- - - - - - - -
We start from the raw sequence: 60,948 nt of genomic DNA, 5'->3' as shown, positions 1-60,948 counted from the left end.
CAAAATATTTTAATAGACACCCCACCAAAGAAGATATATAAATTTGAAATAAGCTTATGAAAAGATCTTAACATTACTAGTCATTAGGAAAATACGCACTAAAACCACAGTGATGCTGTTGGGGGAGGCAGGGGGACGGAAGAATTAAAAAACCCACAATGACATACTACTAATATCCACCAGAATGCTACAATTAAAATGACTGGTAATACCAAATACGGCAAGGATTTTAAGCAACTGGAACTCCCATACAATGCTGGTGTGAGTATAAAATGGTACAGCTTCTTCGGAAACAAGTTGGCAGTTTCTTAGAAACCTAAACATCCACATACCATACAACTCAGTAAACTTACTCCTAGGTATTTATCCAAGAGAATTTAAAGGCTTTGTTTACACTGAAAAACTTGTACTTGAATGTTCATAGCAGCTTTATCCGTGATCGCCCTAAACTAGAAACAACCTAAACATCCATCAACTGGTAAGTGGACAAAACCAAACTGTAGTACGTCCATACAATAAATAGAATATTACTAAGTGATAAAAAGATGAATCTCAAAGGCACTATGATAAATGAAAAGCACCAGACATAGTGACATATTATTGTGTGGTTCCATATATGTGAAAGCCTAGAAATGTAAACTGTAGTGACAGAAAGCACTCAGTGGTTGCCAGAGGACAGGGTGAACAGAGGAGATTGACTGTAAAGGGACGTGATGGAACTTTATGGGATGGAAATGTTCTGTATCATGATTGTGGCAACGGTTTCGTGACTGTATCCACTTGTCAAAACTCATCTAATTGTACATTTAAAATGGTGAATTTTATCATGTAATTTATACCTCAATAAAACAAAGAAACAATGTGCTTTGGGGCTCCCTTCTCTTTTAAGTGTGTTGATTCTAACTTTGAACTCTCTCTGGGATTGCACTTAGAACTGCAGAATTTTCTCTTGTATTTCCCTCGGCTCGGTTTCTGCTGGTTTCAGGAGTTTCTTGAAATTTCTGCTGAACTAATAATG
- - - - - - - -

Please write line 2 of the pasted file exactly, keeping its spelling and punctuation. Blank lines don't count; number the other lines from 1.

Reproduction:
CAAAATATTTTAATAGACACCCCACCAAAGAAGATATATAAATTTGAAATAAGCTTATGAAAAGATCTTAACATTACTAGTCATTAGGAAAATACGCACTAAAACCACAGTGATGCTGTTGGGGGAGGCAGGGGGACGGAAGAATTAAAAAACCCACAATGACATACTACTAATATCCACCAGAATGCTACAATTAAAATGACTGGTAATACCAAATACGGCAAGGATTTTAAGCAACTGGAACTCCCATACAATGCTGGTGTGAGTATAAAATGGTACAGCTTCTTCGGAAACAAGTTGGCAGTTTCTTAGAAACCTAAACATCCACATACCATACAACTCAGTAAACTTACTCCTAGGTATTTATCCAAGAGAATTTAAAGGCTTTGTTTACACTGAAAAACTTGTACTTGAATGTTCATAGCAGCTTTATCCGTGATCGCCCTAAACTAGAAACAACCTAAACATCCATCAACTGGTAAGTGGACAAAACCAAACTGTAGTACGTCCATACAATAAATAGAATATTACTAAGTGATAAAAAGATGAATCTCAAAGGCACTATGATAAATGAAAAGCACCAGACATAGTGACATATTATTGTGTGGTTCCATATATGTGAAAGCCTAGAAATGTAAACTGTAGTGACAGAAAGCACTCAGTGGTTGCCAGAGGACAGGGTGAACAGAGGAGATTGACTGTAAAGGGACGTGATGGAACTTTATGGGATGGAAATGTTCTGTATCATGATTGTGGCAACGGTTTCGTGACTGTATCCACTTGTCAAAACTCATCTAATTGTACATTTAAAATGGTGAATTTTATCATGTAATTTATACCTCAATAAAACAAAGAAACAATGTGCTTTGGGGCTCCCTTCTCTTTTAAGTGTGTTGATTCTAACTTTGAACTCTCTCTGGGATTGCACTTAGAACTGCAGAATTTTCTCTTGTATTTCCCTCGGCTCGGTTTCTGCTGGTTTCAGGAGTTTCTTGAAATTTCTGCTGAACTAATAATG